Research and Creative

Introducing the Bachelor of Arts in Computer Science and Music

New joint major allows students to explore unique opportunities in a growing market
By: Alexandra Montana

Students can now enroll in an exciting new program that is unique in the Atlantic region, the Bachelor of Arts Joint Major in Computer Science and Music.

Dr. Laurie Ricker, professor in the Department of Mathematics and Computer Science and Dr. Kevin Morse, associate professor of composition in the Department of Music are two of the faculty members leading the program. The pair recognized a growing interest in electronic music and music technology content in Mount Allison music courses and connecting these to computer science courses related to sound. The program allows students to combine their interests and abilities in both technology and music and helps develop problem solving and programming skills in these areas.

Sound recording in Brunton Auditorium

“The marketplace is opening opportunities for students and there aren’t many places to go in the region to get these kinds of skills,” says Ricker. “Having diverse interests and diverse skill sets in those areas can bring students to interesting job opportunities. People will be able to take their skills and find gainful employment in the future.”

From film, television, or video game music to sound design and music analysis tools, the new program prepares students for expanded career opportunities. Ricker says it was important for the program to ensure students could continue their interest in either computer science or music without experiencing any limitations through academic criteria.

Morse says many students in these programs already had an interest in both disciplines and were passionate about growing their skill set not just for course credit but also as personal hobbies.  

“This program helps us expand what it means to be a musician. I think the more traditional sense or popular public perception is that a musician is a performer. The reality is that we train students at Mount Allison to be musicians in a variety of ways.”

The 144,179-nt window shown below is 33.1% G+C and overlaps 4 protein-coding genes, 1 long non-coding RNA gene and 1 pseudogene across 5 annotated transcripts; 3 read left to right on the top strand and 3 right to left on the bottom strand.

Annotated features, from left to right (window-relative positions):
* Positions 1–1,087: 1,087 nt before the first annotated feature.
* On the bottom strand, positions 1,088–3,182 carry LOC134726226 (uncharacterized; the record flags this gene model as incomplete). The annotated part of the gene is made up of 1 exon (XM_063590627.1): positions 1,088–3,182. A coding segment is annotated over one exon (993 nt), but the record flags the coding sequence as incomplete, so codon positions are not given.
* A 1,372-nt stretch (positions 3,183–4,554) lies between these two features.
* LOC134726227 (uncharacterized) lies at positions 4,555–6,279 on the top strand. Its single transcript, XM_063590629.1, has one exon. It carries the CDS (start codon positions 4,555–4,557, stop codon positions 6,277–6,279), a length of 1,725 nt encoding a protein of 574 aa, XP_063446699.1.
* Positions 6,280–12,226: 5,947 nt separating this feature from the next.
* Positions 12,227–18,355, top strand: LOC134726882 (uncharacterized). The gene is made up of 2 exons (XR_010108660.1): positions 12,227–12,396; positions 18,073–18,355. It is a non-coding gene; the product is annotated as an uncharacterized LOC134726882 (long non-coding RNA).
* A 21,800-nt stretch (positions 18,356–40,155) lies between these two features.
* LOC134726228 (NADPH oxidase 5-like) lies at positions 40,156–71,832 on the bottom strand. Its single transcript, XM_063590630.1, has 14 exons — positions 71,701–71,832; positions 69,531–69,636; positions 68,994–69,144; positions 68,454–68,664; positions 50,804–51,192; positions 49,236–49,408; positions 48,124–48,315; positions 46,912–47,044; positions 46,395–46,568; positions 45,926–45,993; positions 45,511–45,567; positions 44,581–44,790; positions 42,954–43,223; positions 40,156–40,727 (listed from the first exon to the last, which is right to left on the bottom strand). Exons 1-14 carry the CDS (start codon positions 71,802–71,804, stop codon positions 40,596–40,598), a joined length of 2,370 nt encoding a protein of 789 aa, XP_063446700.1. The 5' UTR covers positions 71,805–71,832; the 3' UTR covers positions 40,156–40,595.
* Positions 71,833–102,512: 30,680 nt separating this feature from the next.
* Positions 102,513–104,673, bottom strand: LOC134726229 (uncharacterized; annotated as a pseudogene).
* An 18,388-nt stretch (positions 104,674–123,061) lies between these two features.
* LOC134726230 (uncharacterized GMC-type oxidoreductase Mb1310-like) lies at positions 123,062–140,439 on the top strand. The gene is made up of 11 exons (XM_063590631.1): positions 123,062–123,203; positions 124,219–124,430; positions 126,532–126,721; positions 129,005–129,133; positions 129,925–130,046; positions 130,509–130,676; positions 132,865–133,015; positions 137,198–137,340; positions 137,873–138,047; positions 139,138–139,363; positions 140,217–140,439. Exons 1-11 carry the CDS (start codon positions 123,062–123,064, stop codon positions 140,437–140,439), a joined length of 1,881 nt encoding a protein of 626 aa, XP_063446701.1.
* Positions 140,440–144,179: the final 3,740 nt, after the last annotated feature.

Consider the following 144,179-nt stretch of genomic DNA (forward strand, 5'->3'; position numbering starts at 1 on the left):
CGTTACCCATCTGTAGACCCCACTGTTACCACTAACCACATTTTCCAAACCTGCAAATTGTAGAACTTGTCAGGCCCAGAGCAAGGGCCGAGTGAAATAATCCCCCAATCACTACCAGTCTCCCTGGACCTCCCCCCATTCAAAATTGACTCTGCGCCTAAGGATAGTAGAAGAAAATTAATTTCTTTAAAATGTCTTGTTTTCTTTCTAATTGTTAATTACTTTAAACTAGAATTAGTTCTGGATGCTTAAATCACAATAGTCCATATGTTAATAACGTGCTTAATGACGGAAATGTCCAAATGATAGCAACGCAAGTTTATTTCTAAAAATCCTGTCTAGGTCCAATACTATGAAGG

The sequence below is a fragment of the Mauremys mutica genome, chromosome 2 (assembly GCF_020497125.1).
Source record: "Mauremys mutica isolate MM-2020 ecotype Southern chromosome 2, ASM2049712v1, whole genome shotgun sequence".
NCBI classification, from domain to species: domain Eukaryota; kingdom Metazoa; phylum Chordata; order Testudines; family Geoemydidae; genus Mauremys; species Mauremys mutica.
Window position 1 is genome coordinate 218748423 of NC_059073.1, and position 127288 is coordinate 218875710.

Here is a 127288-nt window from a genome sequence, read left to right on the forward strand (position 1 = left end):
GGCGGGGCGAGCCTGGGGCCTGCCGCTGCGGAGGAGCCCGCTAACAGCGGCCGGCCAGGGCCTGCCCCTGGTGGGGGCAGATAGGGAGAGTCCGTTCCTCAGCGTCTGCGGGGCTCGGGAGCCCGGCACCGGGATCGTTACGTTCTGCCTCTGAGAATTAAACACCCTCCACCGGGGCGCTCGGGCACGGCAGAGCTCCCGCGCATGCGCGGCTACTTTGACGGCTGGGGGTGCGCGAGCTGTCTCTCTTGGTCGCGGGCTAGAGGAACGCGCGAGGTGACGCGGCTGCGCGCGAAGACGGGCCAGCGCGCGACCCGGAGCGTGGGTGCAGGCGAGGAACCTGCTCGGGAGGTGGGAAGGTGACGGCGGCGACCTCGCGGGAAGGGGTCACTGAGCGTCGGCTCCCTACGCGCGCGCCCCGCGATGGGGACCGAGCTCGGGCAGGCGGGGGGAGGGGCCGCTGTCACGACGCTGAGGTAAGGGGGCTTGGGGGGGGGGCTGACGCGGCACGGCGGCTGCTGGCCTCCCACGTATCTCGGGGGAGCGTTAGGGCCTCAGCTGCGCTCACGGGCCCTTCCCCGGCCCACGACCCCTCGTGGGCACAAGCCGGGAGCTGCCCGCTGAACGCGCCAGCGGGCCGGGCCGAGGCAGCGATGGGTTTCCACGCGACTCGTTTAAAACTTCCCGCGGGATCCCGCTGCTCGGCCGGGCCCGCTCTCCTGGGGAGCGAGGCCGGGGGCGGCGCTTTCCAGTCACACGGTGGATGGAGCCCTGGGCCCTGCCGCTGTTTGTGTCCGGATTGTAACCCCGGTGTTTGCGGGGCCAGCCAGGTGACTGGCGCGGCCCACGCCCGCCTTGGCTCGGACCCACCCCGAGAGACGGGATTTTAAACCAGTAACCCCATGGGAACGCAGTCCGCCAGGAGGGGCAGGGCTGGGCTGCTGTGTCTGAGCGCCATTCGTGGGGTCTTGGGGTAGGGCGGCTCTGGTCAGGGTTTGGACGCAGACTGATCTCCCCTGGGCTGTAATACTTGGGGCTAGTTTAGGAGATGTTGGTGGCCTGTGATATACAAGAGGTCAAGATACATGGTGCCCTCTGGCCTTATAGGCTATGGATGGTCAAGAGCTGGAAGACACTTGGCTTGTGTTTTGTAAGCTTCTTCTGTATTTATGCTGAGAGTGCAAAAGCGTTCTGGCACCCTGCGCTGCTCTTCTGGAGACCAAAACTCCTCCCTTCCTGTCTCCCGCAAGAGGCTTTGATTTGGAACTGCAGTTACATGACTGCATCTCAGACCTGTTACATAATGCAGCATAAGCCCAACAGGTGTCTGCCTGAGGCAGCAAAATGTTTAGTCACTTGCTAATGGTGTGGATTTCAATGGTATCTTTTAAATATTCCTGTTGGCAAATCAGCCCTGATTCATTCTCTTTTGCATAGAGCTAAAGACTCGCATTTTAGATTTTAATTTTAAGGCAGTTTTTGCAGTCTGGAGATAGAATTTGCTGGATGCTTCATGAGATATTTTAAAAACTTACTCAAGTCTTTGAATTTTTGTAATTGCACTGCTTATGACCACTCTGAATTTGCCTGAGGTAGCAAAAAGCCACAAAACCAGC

Morse says that students in Mount Allison's music programs have long been able to focus their training on a wide range of areas such as music education, music theory, music history, performance, or composition.  

“Allowing students to now make computer science and technology a bigger part of their musical training is one more way we are helping students explore what it means to be a musician or a computer scientist today—and in a way that matches their interests and career goals.”

Support from the Bragg Women Music Opportunities Fund and innovation funding from the Crabtree Foundation helped Mount Allison add two new courses and purchase upgraded computer hardware and recording equipment, which is housed in the New Music Creation Lab in the Marjorie Young Bell Conservatory of Music.

New Music Creation Lab in the MY Bell Conservatory of Music

Second-year student Jacob Richard says he originally enrolled in computer science with an interest in exploring a minor in music. When Morse explained the joint program, Richard knew it provided the perfect opportunity to combine his two passions.

“Dr. Morse made it clear that I could explore any computer science or music career path after this.”

Richard enrolled in the two new courses: MUSC 2171 (Sound Recording Techniques) and MUSC 3171 (Introduction to Electronic Music Creation).  

“Sound Recording Techniques has been one of my favourite courses so far. Both courses are very hands on, which is perfect for me.”  

Other key components to this program include PHYS 1401 (Physics of Music and Sound), and a capstone project, which is an independent study jointly supervised by music and computer science faculty.

“One of the goals for the degree and the capstone course especially is to get students to learn about how to create and manage digital artifacts, which is an all-encompassing term for an electronic piece of music or digital entity that manages some sort of music creation,” Ricker says.

Richard is still undecided on what he wants to do for his capstone project but says he enjoys making electronic music through Digital Audio Workstations (DAWs), an electronic software used for recording, editing, and producing audio files. He would like to take on the challenge of making his own DAW software or create synthesizers or a musical instrument that incorporates coding.

Find out more about the Bachelor of Arts Joint Major in Computer Science and Music. Questions? Contact